Investor interest in ESG funds has never been higher and new funds are being launched to tap into the trend.
With responsible investing a huge and growing area of focus for investors, fund houses are rushing to roll out new products with an ESG (environmental, social, and governance) slant.
As we reported last month, flows into ESG funds hit a record level in July, which is further evidence that investor appetite for sustainable investing is increasing.
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To tap into this trend, in recent weeks and months there have been various fund launches since we last reported on the notable increase of ESG fund launches in early June.
Aberdeen Standard Investments has launched an impact fund focused on Asia-Pacific companies. The Aberdeen Standard Sicav I – Asian Sustainable Development Equity fund will invest in a portfolio of 30 to 60 high-conviction stocks, focusing on those companies that address issues highlighted by the United Nations’ Sustainable Development Goals. These include issues such as poverty, climate change and social inequality. The fund is benchmarked to the MSCI AC Asia-Pacific ex Japan index rather than an ESG-specific index. It will be managed by the group’s Asia-Pacific responsible investment team, led by David Smith and supported by Flavia Cheong’s Asia-Pacific equities team.
BMO Asset Management, meanwhile, has added a China A-shares fund to its stable of sustainable investing funds. BMO LGM Responsible China A-Shares Equity, which will be managed by the firm's emerging market equity specialist team LGM Investments, will be headed up by Hong-Kong based June Lui, who already manages the firm’s Greater China Strategies fund. The manager will tap into secular trends such as technological innovation and urbanisation, and wider themes such as health and well-being, and energy transition.
The climate emergency
Elsewhere, Fulcrum Asset Management has launched the Fulcrum Climate Change fund. The firm claims the fund is the first actively managed, climate-aligned fund. This thematic global equity fund is aligned with the Paris Agreement’s target of keeping global temperature rises below two degrees. The fund is expected to hold between 150 to 200 stocks invested across 25 themes, with no company in the portfolio having a higher temperature than 2.5 degrees.
It is not just active fund management groups that are launching new ESG funds, passive sustainable funds have also been increasing in number. According to Morningstar, the data firm, on a global scale there have been 84 sustainable passive funds launched in the first half of 2020. Last year, new fund launches hit a record high of 98, so this is likely to be surpassed in 2020.
Recent fund launches in the passive space include Amundi expanding its responsible investment offering with three new exchange-traded funds aiming to help investors respond to the climate emergency. As with Fulcrum’s new fund, Amundi’s latest ETFs are also designed to support the Paris Agreement objectives of limiting global warming. The Amundi Euro iSTOXX Climate Paris Aligned PAB UCITS ETF, the Amundi MSCI Europe Climate Paris Aligned PAB UCITS ETF, and the Amundi MSCI World Climate Paris Aligned PAB UCITS ETF incorporate a 50% carbon intensity reduction along with other exclusions. They are each priced at 0.18% a year.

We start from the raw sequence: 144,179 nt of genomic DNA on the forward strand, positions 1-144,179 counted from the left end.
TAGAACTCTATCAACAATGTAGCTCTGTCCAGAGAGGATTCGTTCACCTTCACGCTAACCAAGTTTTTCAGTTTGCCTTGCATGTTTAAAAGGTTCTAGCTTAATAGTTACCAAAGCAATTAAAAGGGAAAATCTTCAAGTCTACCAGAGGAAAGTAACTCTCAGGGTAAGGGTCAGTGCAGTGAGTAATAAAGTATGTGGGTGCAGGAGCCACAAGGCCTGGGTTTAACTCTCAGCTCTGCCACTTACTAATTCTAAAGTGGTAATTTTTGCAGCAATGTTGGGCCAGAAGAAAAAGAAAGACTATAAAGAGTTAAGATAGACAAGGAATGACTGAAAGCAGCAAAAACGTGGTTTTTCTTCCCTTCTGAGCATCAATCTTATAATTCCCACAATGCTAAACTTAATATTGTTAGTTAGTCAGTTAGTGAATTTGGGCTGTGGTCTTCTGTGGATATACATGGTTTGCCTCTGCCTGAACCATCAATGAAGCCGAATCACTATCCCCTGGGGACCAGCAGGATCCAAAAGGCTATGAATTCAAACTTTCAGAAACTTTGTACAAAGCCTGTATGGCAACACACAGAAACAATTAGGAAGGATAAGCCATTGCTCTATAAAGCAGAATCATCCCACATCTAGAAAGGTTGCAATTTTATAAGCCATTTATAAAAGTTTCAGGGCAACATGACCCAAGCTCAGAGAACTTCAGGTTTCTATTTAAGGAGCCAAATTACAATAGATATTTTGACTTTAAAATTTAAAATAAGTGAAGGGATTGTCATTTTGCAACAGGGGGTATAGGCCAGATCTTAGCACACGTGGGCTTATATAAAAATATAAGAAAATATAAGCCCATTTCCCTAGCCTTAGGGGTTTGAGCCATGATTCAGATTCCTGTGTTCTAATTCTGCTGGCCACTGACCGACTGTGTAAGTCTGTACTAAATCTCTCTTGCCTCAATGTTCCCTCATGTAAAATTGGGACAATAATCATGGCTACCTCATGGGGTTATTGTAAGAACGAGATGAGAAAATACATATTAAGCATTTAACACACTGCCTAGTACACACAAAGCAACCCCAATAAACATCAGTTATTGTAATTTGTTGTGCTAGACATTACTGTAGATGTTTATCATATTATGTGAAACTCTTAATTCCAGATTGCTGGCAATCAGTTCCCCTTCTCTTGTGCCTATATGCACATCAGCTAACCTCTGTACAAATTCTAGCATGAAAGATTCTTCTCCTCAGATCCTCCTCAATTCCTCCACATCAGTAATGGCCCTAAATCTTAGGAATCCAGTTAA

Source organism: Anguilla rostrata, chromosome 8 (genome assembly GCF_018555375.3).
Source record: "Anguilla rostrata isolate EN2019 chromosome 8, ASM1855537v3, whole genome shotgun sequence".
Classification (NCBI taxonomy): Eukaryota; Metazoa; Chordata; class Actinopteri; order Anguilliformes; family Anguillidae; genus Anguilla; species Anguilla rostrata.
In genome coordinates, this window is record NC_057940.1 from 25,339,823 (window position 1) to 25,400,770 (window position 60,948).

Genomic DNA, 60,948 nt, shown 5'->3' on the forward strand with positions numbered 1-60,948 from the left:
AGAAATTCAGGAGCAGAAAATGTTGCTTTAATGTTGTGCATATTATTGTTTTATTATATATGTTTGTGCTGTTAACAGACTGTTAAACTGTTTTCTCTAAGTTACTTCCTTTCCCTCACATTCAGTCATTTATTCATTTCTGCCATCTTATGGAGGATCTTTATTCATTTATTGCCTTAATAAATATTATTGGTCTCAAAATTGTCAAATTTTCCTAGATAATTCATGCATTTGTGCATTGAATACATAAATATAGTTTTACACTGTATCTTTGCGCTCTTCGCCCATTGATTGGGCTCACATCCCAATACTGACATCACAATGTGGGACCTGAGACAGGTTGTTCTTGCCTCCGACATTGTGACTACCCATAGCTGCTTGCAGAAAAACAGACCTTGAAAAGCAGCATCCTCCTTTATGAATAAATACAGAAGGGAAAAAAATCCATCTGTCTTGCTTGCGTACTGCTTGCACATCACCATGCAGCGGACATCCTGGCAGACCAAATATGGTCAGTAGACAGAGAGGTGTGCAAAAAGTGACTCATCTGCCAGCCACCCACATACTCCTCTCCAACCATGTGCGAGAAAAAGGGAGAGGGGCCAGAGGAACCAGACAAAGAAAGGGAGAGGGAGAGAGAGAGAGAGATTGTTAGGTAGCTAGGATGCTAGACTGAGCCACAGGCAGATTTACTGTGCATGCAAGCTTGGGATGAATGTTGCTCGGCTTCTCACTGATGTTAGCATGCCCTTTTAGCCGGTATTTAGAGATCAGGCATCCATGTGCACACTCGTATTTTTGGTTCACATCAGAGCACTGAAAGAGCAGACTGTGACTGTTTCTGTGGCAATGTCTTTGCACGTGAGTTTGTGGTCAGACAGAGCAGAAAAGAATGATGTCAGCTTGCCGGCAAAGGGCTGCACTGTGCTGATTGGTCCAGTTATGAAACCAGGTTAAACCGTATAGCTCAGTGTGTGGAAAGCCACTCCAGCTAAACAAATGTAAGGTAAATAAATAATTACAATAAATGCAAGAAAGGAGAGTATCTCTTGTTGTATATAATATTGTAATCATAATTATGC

DWS has launched the LSE-listed Xtrackers II ESG EUR Corporate Bond Short Duration UCITS ETF, offering exposure to the intersection of short-dated investment grade bonds and socially responsible investing. This euro-denominated ETF tracks the performance of the Bloomberg Barclays MSCI Euro Corporate Sustainable & SRI 0-5 Year index, which contains investment grade corporate bonds with a minimum MSCI ESG rating of BBB.
The index also negatively screens business activities including controversial weapons, alcohol, tobacco, gambling, adult entertainment, genetically modified organisms, nuclear power and civilian firearms, as well as companies involved in severe controversies. The ETF is a direct, physical replication fund, which has an annual charge of 0.16%.
Investment trusts bring ESG closer
Elsewhere in the funds world, investment trusts such as Witan (LSE:WTAN) have been formally embracing ESG principles. In February the £1.5 billion trust became a signatory to the UN-supported Principles for Responsible Investment. This involves the trust integrating ESG factors into investment decision-making, engaging with company management on ESG issues, and monitoring ESG risks in the portfolio.
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Meanwhile, in August former Bank of England governor Mark Carney joined Toronto-based Brookfield Asset Management to help lead its expansion into ESG investing. In the role of vice-chairman, Carney will work on developing its ESG strategy as the firm prepares to launch a suite of funds combining positive social and environment outcomes with strong financial returns.
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